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whining teenagers and semi-competent NCO's and officers. Joel spends several month's in Lebanon and writes of the frustration of serving in an unwinnable war against Hezbelloh. But he writes about his experience with such great humor about what he and his comrades went through that I laughed thru much of the book. The Jewish Catch-22 its not quite but its a good read and I recommend it.
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LibraryThing member Shrike58
Call this a cautionary tale of getting what you want, as driven by a desire to feel more complete in his Judaism, in love with an Israeli girl, and at a dead end in his career, the author decides that his best option is joining the Israeli Defense Forces. Taking place in the mid-1990s, what you can
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call a process of growing up or disllusionment takes place, as by the time Chasnoff has finished his stint in the IDF he has discovered that the Jewish people is hardly one in Israel, that as a society Israel is living off nearly spent capital, and that the Israeli ground forces have lost their edge. While still critical about the dead end the Jewish state has wandered into, vis-a-vis rejecting the evolving nature of American Jewish society, Chasnoff can at least ruefully consider the whole adventure to be a good career move, even if he wanted to shoot a lot of fellow soldiers for their stupidity at the time.
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LibraryThing member xenchu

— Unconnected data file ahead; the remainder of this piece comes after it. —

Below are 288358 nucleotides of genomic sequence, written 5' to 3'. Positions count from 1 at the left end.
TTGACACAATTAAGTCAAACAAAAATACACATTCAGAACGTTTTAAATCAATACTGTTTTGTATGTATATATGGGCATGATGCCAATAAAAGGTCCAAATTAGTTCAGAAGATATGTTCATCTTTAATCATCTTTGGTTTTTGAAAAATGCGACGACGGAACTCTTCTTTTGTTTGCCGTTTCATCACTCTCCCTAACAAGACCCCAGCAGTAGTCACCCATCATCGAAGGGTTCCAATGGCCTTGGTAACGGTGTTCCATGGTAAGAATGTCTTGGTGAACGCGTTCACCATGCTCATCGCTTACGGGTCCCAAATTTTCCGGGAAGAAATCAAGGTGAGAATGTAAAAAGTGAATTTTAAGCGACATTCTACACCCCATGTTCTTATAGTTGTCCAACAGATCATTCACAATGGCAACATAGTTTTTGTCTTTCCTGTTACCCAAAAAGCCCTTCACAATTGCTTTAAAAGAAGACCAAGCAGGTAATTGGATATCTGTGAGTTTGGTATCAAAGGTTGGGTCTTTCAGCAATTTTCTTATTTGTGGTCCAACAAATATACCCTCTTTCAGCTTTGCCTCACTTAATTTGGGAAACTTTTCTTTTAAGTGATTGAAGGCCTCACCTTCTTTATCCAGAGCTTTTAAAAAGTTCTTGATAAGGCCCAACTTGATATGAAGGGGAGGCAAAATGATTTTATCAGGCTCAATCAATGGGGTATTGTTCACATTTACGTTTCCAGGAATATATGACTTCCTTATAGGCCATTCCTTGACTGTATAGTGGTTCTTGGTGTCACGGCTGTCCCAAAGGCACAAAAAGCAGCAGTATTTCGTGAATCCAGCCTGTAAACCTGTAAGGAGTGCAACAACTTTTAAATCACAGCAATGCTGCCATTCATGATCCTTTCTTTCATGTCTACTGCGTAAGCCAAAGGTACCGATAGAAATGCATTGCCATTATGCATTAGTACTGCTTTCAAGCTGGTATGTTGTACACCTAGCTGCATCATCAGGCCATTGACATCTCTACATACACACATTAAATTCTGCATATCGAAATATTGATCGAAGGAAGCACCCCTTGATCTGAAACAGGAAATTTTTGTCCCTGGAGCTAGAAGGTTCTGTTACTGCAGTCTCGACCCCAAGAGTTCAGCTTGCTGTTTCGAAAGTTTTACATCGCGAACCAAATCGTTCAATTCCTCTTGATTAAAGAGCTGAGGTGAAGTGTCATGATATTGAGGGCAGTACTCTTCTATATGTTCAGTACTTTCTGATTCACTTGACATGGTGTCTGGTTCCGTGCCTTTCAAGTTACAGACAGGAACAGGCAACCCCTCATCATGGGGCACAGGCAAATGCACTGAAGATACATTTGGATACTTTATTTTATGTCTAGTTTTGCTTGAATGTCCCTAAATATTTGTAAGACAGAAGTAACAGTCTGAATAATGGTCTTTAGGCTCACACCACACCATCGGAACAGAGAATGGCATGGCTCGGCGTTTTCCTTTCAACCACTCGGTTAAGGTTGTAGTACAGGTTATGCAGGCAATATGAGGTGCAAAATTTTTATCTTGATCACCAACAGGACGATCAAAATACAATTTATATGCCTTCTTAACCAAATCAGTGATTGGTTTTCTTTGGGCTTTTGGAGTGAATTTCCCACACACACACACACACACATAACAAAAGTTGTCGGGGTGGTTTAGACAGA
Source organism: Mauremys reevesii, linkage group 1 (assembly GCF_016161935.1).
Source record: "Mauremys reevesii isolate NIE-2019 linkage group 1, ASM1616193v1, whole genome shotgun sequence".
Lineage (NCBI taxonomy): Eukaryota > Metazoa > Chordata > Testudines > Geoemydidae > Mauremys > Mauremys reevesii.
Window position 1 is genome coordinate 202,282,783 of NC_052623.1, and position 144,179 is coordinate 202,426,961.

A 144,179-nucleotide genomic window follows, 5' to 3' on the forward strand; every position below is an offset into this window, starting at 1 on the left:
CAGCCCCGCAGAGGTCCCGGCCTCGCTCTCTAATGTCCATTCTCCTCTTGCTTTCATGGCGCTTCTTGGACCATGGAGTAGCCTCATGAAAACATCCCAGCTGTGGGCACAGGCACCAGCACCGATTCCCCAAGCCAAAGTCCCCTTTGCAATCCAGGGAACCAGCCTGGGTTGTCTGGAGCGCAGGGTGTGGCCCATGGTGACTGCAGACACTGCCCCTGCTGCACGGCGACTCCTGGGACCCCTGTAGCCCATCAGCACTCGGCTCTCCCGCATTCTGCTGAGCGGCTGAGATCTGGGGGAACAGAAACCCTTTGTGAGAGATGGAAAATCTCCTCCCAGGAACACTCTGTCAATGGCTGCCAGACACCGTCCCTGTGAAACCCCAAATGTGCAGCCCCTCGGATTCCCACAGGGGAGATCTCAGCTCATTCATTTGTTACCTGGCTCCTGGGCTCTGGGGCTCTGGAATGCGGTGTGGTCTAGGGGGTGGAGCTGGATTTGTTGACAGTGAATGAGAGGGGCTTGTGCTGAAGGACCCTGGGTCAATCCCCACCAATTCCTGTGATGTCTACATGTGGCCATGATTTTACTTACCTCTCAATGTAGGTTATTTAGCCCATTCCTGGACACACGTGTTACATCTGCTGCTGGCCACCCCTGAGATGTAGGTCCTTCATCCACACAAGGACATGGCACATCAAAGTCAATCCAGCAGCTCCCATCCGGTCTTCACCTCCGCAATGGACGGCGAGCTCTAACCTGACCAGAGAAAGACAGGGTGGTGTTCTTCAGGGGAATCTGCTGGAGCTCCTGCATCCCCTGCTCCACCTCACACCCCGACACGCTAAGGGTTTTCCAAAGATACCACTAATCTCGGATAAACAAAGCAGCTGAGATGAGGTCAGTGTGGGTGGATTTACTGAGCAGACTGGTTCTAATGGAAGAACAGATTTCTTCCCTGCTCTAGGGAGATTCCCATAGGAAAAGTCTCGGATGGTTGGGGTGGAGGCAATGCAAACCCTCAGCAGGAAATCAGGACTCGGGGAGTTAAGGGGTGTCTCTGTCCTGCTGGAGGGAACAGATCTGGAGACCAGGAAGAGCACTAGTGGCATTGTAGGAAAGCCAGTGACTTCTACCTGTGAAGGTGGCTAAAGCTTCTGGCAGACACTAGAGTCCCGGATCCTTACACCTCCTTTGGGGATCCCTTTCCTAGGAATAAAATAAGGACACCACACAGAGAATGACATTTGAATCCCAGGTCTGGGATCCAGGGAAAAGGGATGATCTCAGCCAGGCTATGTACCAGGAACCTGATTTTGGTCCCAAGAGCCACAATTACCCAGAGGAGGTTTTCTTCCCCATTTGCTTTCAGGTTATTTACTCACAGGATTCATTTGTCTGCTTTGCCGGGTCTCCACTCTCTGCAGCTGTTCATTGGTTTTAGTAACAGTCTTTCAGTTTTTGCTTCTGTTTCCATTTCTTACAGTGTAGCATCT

This is the story of a Jewish kid from Chicago with a burning desire to join the Israeli Defense Force, the Israeli Army. He gets his wish. He discovers the training is lacking, the people are incompetent and racist, and army life is boring. Except for the incompetence, it is just like any other
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As for the Judaism, I have no experience but his comments and situation were often funny. To become a Jew (although he has lived a completely jewish life) he has to pass through a totally kafkaesque religious bureaucracy that is, t least to the gentile mind, totally meaningless.

The combat he describes is dead on. Boredom and terror, boredom and terror, senseless rules and commands with no connection to reality. Except for wounds and death, combat is very seldom anything else.

Anyway, the writing is good and the book is funny. I can recommend it.
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LibraryThing member -Eva-
I think most people have an idea or image of the cool IDF soldier with his guns and his aviator sunglasses. So did Joel Chasnoff and he wanted to be one of them. However, it was only when he arrived in Israel and became a soldier in the Israeli army that he got a true look into the life of an
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18-year-old soldier's life - a soldier that is primarily an 18-year-old kid. This is a very funny, and sometimes scary, story of the accomplishments and the failings of the Armored Brigade - you'd think that the IDF wouldn't give a Merkava tank to someone who wasn't completely prepared, but, as Chasnoff finds out, this is not true. You'll laugh at the shenanigans of these kids and you will be horrified and amazed that the IDF has ever managed to win a war with the slight amount of training this 188th receives.